KINGMAN - The proposed land swap between Kingman Farms owner Jim Rhodes and the Bureau of Land Management in the Red Lake area will not take place anytime soon - and not before the public is given ample opportunity to weigh in on Rhodes' plan to consolidate and increase his controversial farming operation in the area.
"Everything right now is in the preliminary stage," said Ruben Sanchez, director of the BLM's Kingman Field Office.
Sanchez said a number of steps are required in such land exchanges, with the overarching objective to ensure the swap is for the good of the public.
The issue dates back to February, when Rhodes in a letter to the BLM proposed trading 21,000 acres of private land he owns in Mohave County for 21,000 acres of BLM land.
Sanchez said the request for an even swap was flawed.
"That's not how it works," he said. "It's value for value." In other words, the BLM's land might be more valuable than what Rhodes has offered in trade - or vice versa.
"Just because he wants 21,000 acres doesn't meant that's what he'll get," said Sanchez, who acknowledged the land exchange could benefit the BLM.
Property ownership is a checkerboard of square-mile sections - 640 acres - between Rhodes, the BLM and the BNSF Railroad. Also, five sections Rhodes has offered are located on National Park Service Land.
"There are some positives for us, but (the exchange) has to be in the public interest," said Sanchez. "I take no personal stand."
Much of the public, especially those that live in and near Golden Valley, worry that Rhodes' plans for a farming operation will rapidly deplete their water source.
Dust blowing after fields are disked is another concern residents have expressed. The Hualapai Tribe has concerns over Native American artifacts in the area.
Water usage, however, remains the main issue of concern for everyone in the region.
In July, Mohave County Supervisor Gary Watson accused Rhodes of not using water conservation techniques, as he said he would, at Red Lake, about 20 miles north of Kingman. He said he would install water-saving drip tape systems, but more than a dozen traditional circle pivot systems were in place.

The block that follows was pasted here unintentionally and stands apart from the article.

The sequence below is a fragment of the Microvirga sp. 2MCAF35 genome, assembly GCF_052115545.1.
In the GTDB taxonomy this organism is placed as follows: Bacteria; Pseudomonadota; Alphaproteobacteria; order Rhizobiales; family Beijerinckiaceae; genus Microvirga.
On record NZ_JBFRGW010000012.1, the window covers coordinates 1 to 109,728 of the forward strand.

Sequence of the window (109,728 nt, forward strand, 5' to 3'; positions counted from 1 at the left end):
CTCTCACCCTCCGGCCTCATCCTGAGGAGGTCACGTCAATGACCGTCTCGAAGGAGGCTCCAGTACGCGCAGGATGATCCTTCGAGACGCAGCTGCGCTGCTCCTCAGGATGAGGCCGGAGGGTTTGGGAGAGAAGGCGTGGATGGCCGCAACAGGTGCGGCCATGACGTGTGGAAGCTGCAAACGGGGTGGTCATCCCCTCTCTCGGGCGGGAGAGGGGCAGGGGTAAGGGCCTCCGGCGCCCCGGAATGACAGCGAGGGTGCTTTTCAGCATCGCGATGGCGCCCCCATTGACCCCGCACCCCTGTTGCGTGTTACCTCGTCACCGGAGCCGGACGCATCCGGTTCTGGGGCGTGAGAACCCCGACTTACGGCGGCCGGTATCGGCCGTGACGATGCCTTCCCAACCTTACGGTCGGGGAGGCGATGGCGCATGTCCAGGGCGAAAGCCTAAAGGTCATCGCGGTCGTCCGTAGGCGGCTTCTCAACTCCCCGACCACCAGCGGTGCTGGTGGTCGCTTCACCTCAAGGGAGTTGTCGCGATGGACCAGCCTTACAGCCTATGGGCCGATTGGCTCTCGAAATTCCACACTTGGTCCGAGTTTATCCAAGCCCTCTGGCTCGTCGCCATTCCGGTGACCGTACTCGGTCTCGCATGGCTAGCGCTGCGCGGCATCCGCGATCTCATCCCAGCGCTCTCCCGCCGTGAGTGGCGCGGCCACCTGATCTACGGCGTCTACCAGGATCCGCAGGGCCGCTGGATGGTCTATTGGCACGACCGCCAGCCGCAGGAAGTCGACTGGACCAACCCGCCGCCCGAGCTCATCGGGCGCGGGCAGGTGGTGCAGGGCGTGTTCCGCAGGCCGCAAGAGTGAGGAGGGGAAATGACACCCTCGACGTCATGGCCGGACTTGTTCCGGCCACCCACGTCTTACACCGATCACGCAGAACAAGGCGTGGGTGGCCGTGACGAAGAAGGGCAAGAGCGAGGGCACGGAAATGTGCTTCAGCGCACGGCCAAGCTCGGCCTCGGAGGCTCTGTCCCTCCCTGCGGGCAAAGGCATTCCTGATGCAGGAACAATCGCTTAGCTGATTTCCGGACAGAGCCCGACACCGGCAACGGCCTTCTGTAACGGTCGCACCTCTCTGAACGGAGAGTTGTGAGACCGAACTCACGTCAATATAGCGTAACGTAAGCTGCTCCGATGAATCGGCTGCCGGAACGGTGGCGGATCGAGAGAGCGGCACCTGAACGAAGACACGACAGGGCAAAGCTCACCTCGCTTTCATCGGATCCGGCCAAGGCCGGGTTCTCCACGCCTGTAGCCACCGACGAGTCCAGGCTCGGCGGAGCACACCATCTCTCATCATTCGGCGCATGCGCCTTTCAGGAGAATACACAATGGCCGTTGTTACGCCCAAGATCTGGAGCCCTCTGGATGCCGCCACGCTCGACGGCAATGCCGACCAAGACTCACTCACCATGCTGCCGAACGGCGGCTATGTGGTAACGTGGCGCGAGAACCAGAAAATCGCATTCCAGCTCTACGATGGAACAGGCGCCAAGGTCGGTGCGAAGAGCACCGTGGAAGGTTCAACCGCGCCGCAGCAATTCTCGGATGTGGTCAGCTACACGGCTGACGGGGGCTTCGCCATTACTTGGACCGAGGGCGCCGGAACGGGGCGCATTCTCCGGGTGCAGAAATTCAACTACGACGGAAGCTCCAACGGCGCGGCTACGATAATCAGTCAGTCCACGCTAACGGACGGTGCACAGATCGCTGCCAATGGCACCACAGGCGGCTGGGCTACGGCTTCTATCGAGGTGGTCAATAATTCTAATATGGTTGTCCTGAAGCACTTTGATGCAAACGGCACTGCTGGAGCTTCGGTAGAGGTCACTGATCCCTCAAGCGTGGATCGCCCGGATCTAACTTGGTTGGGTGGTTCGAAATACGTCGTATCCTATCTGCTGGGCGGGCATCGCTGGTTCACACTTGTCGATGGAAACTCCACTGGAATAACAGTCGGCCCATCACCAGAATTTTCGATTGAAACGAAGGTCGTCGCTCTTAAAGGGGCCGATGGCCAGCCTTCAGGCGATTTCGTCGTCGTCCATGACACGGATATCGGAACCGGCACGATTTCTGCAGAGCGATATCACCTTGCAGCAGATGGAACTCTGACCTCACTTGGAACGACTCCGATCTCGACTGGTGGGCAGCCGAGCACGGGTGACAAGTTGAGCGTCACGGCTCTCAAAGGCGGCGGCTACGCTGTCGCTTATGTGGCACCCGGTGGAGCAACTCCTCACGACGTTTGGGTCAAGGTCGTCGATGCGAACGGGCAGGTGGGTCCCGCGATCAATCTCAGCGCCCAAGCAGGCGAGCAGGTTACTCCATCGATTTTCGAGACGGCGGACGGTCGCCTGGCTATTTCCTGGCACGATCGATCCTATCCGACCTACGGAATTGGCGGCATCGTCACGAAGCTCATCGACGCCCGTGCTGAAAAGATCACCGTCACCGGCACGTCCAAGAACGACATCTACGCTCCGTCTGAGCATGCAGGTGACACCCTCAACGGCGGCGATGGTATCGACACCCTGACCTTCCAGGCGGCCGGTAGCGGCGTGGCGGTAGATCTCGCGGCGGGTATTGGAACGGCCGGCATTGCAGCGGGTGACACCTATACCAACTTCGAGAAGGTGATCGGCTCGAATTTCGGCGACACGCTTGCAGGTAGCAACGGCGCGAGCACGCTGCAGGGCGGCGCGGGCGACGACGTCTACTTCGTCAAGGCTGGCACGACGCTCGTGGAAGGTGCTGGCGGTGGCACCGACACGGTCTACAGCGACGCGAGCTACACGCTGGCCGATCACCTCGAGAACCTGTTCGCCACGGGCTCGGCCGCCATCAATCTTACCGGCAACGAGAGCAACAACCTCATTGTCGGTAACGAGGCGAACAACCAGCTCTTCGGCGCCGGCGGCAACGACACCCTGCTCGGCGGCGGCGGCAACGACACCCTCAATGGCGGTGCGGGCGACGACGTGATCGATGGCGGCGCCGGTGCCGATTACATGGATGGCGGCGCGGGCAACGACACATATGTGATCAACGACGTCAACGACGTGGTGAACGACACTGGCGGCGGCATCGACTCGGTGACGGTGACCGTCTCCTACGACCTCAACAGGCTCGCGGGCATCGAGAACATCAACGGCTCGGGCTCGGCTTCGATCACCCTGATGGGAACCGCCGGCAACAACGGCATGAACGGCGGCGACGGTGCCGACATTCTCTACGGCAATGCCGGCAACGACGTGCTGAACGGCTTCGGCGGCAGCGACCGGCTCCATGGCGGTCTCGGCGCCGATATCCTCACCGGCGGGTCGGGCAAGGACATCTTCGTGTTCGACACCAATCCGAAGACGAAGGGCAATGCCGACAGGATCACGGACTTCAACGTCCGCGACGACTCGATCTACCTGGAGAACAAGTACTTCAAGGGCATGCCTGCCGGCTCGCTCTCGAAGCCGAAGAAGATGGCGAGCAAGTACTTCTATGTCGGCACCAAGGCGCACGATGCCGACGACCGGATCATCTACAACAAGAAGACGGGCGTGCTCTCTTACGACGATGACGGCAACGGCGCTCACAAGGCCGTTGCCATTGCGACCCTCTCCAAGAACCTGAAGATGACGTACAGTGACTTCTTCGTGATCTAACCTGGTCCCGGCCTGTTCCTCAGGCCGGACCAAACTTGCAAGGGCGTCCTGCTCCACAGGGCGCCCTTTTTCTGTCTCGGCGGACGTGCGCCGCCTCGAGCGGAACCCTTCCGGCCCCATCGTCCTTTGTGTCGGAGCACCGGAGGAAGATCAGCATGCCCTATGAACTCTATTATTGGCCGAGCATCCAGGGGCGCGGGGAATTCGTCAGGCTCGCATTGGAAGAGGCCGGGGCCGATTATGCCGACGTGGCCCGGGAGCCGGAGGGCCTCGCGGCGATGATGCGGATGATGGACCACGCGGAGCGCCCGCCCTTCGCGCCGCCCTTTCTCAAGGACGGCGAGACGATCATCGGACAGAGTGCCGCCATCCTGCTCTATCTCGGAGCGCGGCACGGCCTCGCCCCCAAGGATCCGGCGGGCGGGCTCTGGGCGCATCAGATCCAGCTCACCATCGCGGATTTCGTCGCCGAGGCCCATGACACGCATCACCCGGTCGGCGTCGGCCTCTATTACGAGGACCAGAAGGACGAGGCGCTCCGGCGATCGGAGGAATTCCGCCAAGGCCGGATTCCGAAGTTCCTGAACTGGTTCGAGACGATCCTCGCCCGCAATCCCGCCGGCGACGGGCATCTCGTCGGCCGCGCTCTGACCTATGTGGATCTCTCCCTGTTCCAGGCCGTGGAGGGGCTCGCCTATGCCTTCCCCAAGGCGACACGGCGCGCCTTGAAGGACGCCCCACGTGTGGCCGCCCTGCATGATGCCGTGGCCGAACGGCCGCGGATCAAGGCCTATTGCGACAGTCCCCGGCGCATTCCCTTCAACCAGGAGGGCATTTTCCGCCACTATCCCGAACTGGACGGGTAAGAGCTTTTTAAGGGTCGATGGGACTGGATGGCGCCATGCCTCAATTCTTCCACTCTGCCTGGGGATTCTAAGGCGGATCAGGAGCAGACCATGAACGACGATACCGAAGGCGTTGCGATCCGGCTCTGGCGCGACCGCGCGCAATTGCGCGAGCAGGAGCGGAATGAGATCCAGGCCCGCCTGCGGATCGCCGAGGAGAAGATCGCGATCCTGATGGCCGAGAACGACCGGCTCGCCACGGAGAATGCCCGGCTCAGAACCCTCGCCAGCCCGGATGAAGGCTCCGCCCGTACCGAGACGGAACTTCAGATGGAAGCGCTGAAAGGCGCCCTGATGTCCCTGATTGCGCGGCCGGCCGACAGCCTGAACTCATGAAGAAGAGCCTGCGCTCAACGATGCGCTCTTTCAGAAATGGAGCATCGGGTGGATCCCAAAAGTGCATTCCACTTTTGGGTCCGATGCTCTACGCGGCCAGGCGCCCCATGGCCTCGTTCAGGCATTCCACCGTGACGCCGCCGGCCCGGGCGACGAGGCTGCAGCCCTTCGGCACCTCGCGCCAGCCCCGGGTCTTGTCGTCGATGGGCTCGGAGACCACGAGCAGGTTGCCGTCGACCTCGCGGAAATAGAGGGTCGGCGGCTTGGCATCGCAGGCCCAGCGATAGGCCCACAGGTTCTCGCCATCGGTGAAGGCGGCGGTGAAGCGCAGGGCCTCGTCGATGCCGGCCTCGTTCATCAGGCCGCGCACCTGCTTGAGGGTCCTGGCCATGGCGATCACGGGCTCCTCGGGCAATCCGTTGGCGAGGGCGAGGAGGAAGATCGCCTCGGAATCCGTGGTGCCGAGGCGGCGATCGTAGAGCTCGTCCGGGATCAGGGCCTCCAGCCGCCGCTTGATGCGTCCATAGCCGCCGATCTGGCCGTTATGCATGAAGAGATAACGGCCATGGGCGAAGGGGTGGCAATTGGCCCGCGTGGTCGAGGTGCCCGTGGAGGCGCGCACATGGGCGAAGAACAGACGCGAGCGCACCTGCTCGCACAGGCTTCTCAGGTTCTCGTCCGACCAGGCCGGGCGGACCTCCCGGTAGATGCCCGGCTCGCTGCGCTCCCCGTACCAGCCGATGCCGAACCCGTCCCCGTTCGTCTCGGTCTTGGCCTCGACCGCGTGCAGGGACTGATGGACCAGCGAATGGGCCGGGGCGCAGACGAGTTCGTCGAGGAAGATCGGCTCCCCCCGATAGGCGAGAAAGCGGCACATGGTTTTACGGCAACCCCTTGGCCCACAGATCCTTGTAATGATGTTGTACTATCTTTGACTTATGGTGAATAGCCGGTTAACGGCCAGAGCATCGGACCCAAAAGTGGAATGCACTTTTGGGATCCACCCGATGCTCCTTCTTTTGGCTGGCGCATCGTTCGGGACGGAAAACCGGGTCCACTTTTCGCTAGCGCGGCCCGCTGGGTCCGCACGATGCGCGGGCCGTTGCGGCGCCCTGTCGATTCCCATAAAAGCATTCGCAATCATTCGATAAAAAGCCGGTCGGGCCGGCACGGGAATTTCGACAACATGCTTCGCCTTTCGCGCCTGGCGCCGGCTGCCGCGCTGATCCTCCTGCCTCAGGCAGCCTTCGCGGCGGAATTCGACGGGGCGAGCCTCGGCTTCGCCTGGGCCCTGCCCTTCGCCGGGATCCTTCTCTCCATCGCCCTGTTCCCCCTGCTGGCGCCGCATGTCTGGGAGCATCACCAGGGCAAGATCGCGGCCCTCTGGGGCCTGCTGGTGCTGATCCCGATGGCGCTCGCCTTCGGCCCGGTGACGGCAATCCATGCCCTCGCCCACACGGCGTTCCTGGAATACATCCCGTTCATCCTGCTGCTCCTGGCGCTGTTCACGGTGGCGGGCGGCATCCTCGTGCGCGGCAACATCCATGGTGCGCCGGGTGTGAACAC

Watson at the time said the best way to fight against Rhodes' as-of-yet unknown plans for Kingman Farms is through the BLM-Rhodes land exchange process.
The city of Kingman is also involved, but has not taken a formal stand on the proposed exchange.
A phone call to Rhodes' attorney, Chris Stephens, was not immediately returned.
Sanchez said a feasibility study must be conducted and several scoping meetings - designed to obtain public comments - must also be held.
The federal Environmental Protection Agency must conduct an environmental assessment, which will play a huge role in the decision.
The process can take up to two years before one is made, and Sanchez advises those who have concerns to prepare those comments with thoughtful consideration.
"Make them substantive, not personal," he said. "Concerns with water, dust, whatever it is, make it about that. Telling us you don't like Jim Rhodes won't cut it."
Sanchez said input from the community and the complexity of the issue involved in the land exchange will frame the discussion.
"The community will play a huge role," he said. "We can't move forward without their involvement."
Sanchez said any public meetings regarding the exchange will be well advertised.
He invited anyone with substantive concerns to write them down and submit them ahead of time, in person at the BLM Kingman Field Office, 2755 Mission Blvd., or by mail in care of Ruben Sanchez, 2755 Mission Blvd., Kingman, AZ 86401.
Formal calls for public comment will be made as the scoping sessions are scheduled.